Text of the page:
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Feminists: Women rack up more student-loan debt than men–and it’s society’s fault, of course

August 5, 2015

My latest blog post for the Independent Women’s Forum:

The Sweet Briar College campus in western Virginia.
Try going to Podunk State instead–and don’t major in Third World Literature

While it’s a significant feminist achievement that women now account for 57 percent of graduates earning bachelor’s degrees, those women are more likely than their male peers to start their careers in a financial hole: 68 percent of those female graduates are leaving school with some amount of student loan debt, compared to 63 percent of men.”

***

“Women make up 62 percent of students at private and often pricey four-year institutions, where tuition costs are often in five-figure range….”

Well, that’s dumb. If you can’t afford a fancy private college, what’s wrong with a cheap state school?

“[T]here are also a million more women than men in community colleges, which are more affordable, but have high drop-out rates – just one in five first-time full-time community college students graduates in five years, leaving the ones who don’t with limited job prospects and accumulated debt.”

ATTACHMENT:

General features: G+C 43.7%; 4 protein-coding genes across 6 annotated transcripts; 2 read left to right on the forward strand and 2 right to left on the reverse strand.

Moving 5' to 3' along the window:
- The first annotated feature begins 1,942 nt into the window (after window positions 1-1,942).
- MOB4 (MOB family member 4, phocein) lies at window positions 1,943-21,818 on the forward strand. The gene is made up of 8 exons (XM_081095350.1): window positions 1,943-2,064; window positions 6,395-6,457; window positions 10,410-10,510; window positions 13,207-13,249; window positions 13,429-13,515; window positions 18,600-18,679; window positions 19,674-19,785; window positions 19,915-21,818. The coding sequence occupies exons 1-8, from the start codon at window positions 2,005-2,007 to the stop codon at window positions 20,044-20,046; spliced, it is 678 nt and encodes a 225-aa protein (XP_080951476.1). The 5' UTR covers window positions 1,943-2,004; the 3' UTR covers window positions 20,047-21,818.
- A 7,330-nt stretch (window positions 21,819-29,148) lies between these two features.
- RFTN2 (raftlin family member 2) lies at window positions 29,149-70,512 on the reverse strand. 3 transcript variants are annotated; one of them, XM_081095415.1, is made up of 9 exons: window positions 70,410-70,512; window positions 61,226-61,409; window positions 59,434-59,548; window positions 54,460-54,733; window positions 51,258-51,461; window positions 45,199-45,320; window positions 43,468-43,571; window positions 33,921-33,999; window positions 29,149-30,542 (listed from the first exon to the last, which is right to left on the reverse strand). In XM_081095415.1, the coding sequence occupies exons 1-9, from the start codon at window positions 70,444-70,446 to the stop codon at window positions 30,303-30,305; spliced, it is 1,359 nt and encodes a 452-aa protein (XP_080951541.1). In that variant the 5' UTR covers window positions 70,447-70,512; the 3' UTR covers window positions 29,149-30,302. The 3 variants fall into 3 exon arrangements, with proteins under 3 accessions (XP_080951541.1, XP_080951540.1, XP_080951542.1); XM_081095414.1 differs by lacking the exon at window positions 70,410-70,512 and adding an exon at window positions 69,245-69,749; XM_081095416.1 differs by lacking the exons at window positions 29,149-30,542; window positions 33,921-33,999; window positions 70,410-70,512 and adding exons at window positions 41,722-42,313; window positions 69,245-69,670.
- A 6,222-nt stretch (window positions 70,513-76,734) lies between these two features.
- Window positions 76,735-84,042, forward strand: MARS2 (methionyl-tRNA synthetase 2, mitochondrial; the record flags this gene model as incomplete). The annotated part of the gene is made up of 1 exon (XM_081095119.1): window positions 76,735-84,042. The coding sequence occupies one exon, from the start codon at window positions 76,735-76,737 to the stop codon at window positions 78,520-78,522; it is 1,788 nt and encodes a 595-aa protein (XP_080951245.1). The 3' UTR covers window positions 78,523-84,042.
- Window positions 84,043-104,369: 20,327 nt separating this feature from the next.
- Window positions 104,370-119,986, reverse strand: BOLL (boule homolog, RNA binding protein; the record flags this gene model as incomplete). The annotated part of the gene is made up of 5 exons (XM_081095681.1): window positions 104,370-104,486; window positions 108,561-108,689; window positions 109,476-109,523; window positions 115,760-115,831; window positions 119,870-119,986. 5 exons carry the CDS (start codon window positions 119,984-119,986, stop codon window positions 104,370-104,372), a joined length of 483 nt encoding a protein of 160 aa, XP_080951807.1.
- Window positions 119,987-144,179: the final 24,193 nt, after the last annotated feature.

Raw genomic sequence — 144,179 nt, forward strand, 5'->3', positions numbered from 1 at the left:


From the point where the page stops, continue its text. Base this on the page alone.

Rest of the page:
So graduate already–in the two years (not five) that community college is supposed to take.

“Once they graduate—if they graduate—women make less money than men , and so spend a greater proportion of their salaries to pay off their loans. So while their male peers have more money to play with – to put into a 401k, to invest, to save for a home, to put in an emergency fund, to use as a cushion when they take a big career risk – women throw much of their income down a student debt hole that often stretches on for decades…..

“There is some degree of ‘choice’ involved in the pay gap – insofar as women funneled into certain careers and men into others is a ‘choice.’ More women major in the humanities than in fields like business, engineering and the sciences, which usually lead to better-paying jobs after graduation. Within employment sectors, men gravitate toward high-paying specialties, while women may focus on areas that are more fulfilling or more flexible, but less remunerative.”

Is someone holding a gun to college women’s heads and forcing them to major in Third World Literature? Women are constantly whining about there not being enough of them in STEM careers–so how about “funneling” themselves into one of those remunerative science and engineering majors? And, right,”fulfilling” jobs often come at a price–a salary price. You can’t have everything.

Posted by Charlotte Allen

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